I don’t know about you, but when I come home from a hard day working a job that is barely making ends meet to find my unconscious landlord in a bloody pulp lying in the floor, the last thing I want to do is keep him alive! Oh yeah, and the guy that beat him up and dumped him in my mudroom is accusing him of being a pedophile, so now I really have no reason to see this creepo continue to suck air. Yet, this is exactly the situation Romina (Lora Burke) is dealt when she arrives home on Halloween night from her job as a nurse, with plans to take her son trick-or-treating. And for some reason, which is only the beginning of this movie’s problems, Romina keeps this dude alive at the request of his abductor, Chris (Nick Smyth), who just wants a confession for raping his daughter and to continue beating the living hell out of him.
And that’s about all the plot we’re gonna get. For the Sake of Vicious starts in a slow burn that’s surprisingly compelling since Chris and Romina only speak in sentence fragments (kind of like the title) slowly revealing bits of information that make you want to think that what’s happening is more complex than it really is. But what we know for sure and why Romina was the lucky winner in the game of Save the Pedo Landlord is because she was Chris’ daughter’s attending nurse.
At one point you think Romina and Alan the landlord (Colin Paradine) could be an item, but then you’re never really sure one way or the other. And then Chris is eventually implicated in his daughter’s rape, but that never really checks out. We get some flashback business that shows what happened the night of the abduction. We see Alan’s cushy landlordy lifestyle that looks more like a Tony Soprano situation than a guy who has to call the water-heater repairman in the middle of the night. He’s even got some goons that seem to tag along with him wherever he goes!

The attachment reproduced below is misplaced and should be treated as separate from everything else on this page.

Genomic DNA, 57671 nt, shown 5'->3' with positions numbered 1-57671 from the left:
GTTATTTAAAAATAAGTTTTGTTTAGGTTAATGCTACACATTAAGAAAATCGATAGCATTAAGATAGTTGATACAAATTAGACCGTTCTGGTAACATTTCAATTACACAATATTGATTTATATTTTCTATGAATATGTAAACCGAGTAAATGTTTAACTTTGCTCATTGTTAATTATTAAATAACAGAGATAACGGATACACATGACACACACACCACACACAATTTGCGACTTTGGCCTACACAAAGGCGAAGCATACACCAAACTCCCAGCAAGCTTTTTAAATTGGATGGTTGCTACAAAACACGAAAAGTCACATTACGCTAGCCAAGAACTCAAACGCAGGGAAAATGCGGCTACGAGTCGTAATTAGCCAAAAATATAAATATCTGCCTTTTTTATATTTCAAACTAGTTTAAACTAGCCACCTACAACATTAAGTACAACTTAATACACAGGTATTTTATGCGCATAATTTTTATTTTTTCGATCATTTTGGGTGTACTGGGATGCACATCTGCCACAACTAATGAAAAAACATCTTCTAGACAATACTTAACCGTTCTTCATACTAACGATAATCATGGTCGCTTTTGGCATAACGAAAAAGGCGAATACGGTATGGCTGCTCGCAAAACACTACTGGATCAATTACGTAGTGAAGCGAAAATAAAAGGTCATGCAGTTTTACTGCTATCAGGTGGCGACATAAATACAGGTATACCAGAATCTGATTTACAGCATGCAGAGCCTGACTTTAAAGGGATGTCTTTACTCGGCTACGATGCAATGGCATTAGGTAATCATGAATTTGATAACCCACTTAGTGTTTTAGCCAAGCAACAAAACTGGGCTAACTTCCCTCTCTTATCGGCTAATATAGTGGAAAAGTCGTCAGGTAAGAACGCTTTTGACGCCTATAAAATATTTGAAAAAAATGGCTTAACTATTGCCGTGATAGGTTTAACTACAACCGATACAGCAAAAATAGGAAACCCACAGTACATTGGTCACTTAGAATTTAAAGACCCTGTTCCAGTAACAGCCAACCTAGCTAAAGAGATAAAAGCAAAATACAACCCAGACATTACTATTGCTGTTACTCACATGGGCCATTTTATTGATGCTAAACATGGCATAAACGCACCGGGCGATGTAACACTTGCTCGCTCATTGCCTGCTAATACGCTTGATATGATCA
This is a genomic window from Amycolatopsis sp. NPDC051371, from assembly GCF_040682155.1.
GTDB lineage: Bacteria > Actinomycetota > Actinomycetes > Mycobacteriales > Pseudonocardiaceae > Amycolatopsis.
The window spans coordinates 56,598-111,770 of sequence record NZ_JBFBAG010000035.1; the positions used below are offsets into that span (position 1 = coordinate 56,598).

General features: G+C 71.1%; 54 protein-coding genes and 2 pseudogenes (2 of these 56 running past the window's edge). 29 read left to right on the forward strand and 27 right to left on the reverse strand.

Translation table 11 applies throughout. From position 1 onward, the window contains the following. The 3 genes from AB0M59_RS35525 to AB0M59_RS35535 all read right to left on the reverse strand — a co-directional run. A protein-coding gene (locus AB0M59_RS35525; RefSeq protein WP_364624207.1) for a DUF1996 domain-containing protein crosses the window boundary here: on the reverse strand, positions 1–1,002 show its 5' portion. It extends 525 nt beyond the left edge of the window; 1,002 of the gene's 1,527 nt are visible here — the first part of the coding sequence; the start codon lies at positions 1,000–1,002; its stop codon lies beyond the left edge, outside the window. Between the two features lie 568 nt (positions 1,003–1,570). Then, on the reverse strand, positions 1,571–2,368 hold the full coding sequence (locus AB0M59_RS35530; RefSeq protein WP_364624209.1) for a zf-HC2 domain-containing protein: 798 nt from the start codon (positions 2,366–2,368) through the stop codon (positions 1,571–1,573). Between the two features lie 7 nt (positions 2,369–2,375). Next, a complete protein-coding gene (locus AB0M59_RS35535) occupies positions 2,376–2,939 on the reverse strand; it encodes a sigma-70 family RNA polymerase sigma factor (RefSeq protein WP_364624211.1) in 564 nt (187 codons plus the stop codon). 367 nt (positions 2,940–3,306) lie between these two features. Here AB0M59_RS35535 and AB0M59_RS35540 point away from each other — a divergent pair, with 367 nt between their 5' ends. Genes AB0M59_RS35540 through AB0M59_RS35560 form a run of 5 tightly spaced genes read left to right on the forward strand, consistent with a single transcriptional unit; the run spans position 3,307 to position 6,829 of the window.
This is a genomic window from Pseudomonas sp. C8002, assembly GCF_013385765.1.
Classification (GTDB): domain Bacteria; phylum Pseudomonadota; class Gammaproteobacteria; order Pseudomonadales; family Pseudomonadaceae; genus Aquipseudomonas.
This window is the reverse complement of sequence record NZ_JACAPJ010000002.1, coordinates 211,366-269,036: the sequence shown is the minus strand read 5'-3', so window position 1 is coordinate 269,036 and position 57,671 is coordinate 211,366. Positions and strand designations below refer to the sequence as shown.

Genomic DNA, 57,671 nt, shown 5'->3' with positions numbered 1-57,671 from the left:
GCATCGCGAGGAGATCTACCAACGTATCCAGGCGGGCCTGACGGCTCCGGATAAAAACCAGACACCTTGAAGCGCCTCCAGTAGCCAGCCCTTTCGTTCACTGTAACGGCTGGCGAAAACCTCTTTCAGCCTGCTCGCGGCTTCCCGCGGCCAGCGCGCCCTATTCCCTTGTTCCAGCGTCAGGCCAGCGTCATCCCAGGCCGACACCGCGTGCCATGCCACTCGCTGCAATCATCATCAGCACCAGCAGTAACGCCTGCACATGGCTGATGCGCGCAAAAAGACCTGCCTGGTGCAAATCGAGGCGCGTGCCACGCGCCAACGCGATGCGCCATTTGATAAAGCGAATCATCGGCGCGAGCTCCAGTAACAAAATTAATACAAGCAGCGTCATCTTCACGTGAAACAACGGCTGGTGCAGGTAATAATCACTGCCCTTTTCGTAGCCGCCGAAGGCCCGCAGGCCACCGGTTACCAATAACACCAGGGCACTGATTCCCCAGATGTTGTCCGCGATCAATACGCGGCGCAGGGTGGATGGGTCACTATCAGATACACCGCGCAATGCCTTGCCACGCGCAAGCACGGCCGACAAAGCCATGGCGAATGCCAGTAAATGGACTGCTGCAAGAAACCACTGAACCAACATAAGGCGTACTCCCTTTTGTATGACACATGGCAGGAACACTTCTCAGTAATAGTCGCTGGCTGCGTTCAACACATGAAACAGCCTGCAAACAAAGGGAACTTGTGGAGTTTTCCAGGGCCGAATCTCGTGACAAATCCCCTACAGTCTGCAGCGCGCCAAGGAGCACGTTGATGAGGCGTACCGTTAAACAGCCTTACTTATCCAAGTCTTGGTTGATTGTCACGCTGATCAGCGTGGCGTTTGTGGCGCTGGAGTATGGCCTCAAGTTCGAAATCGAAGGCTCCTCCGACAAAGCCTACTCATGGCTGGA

Anyway, somewhere along the way, Alan, who’s been tied up this whole time, is cut loose by Romina and calls up his head-honcho goon who loads up a van of thugs in devil masks and dispatches the world’s most boring motorcycle gang to head over to Romina’s and rescue Alan. Motorcycle creeps with blunt weapons was this movie’s chance to long arm a Hail Mary into insanity, but instead these guys ride like they obey traffic laws. We eventually get to the rough stuff, but you miss 100% of the shots you don’t take.
So the devil goons and the motorcycle creeps descend on Romina’s house and a bloodbath ensues. It’s that kind of hard, creative violence where a toilet tank lid gets used to bash in a skull, and people get hammers to the knees, and knives broken off in the ribs, and claws to the balls (which should be the title of an extreme wrestling pay-per-view if anyone is listening), and eventually a crowbar through the skull. But the real problem with all this terrific, shaky camera violence is we never see actually any of the money shots. Sure, it looks painful, we know what’s happening, but lest ye forget, film is a visual medium. If I didn’t want to see the violence, I’d go read a poem about it.
Writing-directing duo Gabriel Career and Reese Eveneshen had good intentions in the spirit of exploitation, and definitely a great appreciation for the kind of violence that makes your teeth vibrate, but it seems like they play it all a little too safe, from the convoluted yet minimal plot to the missed opportunities for showing crazy motorcycle gangs and crowbars actually going through heads. It’ll be interesting to see what they do next, but For the Sake of Vicious just wasn’t vicious enough.
For The Sake Of Vicious is out now on Digital platforms.